But there are consumer applications for PCM as well. The mobile handset makers are talking about it for better battery efficiency and faster performance. Also, let's not forget DRAM. Today, we have DRAM sitting next to the CPU, and this will not change in the foreseeable future. DRAM will stay and will continue to talk to the CPU because it is fast and durable. But there is hot data, which is accessed often, and then there is some data that may not need to be exchanged all of the time. This kind of less-frequently accessed data can be stored to PCM, which sits right next to a smaller DRAM. The PCM, which is much larger, acts as a repositor. If the data becomes hot again it will move back to the DRAM. This is a much more efficient approach than moving such data all the way to the SSD or the disk, which costs in performance and power consumption.


Cole: The timeline for a commercial product is said to be five years. What further development is needed before the technology hits the channel?

Pozidis: We are looking at different materials now to make the technology faster, and we think we can get the density to match Flash at 3 bits per cell while keeping the speed and write endurance high. We also need to get the cost down, and I believe the consumer market will help us here. Once PCM begins to find its way into mobile phones for code storage - most probably the first application of the technology - we will get scale to also compete with Flash on price. We just opened a $90 million nanotechnology center on the campus of IBM Research in Zurich where we will pursue this work, and it is my opinion that there are no real fundamental limits that will prevent us from achieving our goal.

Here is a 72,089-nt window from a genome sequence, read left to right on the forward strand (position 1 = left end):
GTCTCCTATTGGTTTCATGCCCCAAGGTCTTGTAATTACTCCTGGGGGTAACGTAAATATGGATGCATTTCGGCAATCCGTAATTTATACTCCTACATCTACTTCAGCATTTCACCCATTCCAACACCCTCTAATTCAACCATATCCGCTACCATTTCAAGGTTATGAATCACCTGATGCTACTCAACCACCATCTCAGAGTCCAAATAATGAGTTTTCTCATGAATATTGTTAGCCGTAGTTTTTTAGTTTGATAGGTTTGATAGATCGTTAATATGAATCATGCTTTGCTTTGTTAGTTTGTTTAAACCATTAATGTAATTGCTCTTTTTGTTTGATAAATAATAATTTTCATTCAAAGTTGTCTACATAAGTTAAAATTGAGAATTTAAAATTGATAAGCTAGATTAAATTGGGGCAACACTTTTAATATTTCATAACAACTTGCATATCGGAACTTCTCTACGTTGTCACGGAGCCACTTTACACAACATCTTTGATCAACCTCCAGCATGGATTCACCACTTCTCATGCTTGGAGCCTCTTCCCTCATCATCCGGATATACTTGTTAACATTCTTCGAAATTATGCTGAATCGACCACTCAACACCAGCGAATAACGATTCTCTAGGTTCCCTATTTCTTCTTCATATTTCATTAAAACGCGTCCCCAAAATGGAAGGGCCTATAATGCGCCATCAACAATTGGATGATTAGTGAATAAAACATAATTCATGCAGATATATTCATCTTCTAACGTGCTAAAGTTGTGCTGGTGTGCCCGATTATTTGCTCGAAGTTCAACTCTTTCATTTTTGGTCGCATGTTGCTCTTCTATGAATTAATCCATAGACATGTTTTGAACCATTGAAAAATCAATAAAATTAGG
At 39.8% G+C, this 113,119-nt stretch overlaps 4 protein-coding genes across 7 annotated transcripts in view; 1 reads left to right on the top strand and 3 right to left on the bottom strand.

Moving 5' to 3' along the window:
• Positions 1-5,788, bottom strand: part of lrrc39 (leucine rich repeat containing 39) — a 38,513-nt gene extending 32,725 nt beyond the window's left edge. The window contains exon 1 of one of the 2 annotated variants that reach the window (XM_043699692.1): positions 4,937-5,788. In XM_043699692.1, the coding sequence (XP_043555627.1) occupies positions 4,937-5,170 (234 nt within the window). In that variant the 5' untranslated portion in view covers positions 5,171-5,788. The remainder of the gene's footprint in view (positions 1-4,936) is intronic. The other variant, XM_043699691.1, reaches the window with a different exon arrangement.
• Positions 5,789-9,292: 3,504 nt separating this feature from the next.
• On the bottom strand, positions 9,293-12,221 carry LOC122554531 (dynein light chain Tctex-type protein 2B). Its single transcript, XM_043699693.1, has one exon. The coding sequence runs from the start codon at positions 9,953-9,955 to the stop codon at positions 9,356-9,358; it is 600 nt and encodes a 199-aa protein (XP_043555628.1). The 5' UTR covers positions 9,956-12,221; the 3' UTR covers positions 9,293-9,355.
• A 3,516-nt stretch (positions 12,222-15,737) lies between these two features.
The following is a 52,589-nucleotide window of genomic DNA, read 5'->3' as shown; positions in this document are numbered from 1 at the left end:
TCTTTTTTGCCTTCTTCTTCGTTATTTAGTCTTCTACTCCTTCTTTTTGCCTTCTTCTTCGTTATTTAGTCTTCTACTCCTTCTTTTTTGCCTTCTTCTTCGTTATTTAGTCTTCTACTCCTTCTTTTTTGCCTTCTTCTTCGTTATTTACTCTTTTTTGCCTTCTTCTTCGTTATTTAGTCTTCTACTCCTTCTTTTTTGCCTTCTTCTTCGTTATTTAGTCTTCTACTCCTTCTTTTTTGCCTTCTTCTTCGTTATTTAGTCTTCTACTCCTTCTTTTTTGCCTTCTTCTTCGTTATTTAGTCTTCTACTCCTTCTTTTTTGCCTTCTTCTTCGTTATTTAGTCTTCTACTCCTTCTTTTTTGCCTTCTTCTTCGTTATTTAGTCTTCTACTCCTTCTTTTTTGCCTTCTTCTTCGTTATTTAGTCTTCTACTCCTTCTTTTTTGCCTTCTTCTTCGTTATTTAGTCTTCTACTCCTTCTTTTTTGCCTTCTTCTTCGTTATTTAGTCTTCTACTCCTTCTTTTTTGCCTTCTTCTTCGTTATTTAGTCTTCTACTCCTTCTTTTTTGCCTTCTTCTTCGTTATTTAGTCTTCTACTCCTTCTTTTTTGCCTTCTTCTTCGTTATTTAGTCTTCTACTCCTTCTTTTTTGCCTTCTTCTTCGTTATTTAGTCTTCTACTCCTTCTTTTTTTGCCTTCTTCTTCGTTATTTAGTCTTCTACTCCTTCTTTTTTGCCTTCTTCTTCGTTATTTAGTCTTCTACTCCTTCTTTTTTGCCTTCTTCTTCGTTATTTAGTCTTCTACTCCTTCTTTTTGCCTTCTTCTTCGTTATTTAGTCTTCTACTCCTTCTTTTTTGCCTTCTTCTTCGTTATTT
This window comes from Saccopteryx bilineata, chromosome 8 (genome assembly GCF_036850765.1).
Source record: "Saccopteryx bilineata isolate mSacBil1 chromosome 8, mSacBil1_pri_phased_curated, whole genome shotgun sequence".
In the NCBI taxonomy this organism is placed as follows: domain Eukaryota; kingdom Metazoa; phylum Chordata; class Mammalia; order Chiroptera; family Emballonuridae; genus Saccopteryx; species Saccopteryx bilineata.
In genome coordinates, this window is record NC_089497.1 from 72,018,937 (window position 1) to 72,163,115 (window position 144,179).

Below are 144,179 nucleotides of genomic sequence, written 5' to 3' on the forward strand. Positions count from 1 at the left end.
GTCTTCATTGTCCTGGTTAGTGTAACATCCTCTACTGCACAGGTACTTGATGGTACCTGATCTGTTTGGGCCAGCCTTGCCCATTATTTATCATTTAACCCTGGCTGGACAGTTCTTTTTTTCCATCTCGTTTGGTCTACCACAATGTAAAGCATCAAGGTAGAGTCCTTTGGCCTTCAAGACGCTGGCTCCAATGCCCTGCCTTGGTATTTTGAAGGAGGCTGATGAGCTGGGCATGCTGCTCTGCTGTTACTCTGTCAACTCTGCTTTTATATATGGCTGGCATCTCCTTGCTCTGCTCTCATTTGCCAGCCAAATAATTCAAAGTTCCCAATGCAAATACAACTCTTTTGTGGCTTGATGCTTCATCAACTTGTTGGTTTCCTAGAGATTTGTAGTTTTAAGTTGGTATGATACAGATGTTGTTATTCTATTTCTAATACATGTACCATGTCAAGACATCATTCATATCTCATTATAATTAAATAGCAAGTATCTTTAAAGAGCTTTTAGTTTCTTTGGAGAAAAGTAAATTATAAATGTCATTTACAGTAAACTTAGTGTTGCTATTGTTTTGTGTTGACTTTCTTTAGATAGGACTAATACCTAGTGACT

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Jul 7, 2011 11:39 AM ECD Fan ECD Fan  says:

Mr. Pozidis is making a fool of the author.

200,000 cells equates to 50 kilobytes.  That's is barely enough to store just 3 seconds of music or a highly-compressed VGA picture.  A modern NAND Flash chip stores 8,388,608 kilobytes or 170,000x what Mr. Pozidis, a professional scam artist, claims to have been able to demonstrate.

Mr. Pozidis is lying that PCM can sustain 10 million write cycles.  The fact is, PCM is extremely unstable at elevated temperatures, making it unusable in real-world applications.  Furthermore, PCM is extremely slow and power-consuming in write (10x-20x slower throughput than modern NAND), which was the reason Samsung abandoned it as NOR replacement in cell phones (and never even considered it as storage memory). And as far as DRAM is concerned, PCM writes at less than megabyte per second while DRAM's writes at gigabytes per second.

Mr. Pozidis knows very well that PCM will never be commercialized in volume.  He has a history of shamelessly promoting fraudulent "technologies."